I'll write about three types of feline mange (a) feline scabies or head mange (b) demodectic mange and (c) sarcoptic mange. The source material is from Cat Owner's Home Veterinary Handbook - the best on the market . Generalised feline mange? Puerto Rico - Photo by Gotham City Lost And Found Feline Scabies - head mange Head mange or feline scabies, is a fairly rare condition in cats, which is caused by the Notoedres mite (head mite) that only reproduces on cats. The female mites burrow a few millimeters (that is a lot) into the skin around the head, and neck to lay eggs, which hatch and lay their own eggs. Their presence and activities causes intense itching that in turn causes the cat to scratch. The scratching will obviously be noticed and it will cause the skin to become red, scratched and worse infected. Symptoms: hair loss and scabs, thick wrinkled skin and grey/yellow crusts form plus the symptoms of scratching. Feline mange (head mange) is contagious and tr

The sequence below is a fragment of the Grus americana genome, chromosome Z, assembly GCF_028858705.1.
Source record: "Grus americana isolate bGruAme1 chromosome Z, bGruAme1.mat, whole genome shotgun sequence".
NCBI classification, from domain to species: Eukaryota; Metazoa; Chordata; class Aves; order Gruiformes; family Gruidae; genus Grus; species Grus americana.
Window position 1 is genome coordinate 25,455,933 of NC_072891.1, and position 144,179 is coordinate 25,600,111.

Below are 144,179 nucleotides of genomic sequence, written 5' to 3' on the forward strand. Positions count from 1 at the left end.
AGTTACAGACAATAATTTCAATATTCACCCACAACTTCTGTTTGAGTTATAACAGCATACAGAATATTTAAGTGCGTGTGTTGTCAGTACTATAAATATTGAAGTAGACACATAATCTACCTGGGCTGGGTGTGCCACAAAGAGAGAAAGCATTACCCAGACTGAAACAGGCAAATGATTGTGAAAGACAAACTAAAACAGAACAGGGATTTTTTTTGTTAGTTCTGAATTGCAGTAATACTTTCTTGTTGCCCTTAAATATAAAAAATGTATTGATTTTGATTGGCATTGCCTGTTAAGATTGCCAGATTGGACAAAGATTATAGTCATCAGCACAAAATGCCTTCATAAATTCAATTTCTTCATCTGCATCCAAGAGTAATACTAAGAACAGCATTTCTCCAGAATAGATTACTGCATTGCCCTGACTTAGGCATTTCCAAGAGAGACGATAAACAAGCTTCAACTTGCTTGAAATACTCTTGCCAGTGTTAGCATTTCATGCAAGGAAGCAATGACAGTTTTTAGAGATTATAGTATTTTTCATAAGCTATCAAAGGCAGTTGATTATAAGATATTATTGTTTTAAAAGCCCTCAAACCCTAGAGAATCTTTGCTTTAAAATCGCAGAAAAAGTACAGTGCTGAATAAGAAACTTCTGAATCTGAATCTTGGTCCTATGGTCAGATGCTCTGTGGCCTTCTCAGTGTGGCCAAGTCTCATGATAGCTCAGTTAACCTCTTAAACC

Cat Anatomy

Cat Anatomy - Photo by Curious Expeditions . The picture above was taken at Wax Anatomical Models at La Specola in Florence, Italy. The photograph is published under a creative commons license kindly granted by the photographer. I am sorry if it is a bit gruesome. It is pretty well all I could find as an illustration that was licensed for publication. Cat Anatomy is a very wide ranging subject. The anatomy of a cat is very similar to human anatomy. If you were writing a biology book for students of biology you would go through every part of the a cat's anatomy in some detail. It would be similar to writing a book about the human anatomy. It would be a thick book and pretty boring for your average internet surfer. So, how do you limit such a big subject and make this post meaningful? The answer I think lies in doing two things: Having a quick general look at cat anatomy - an overview and; Focusing on the areas of cat anatomy that are particular to the cat and of parti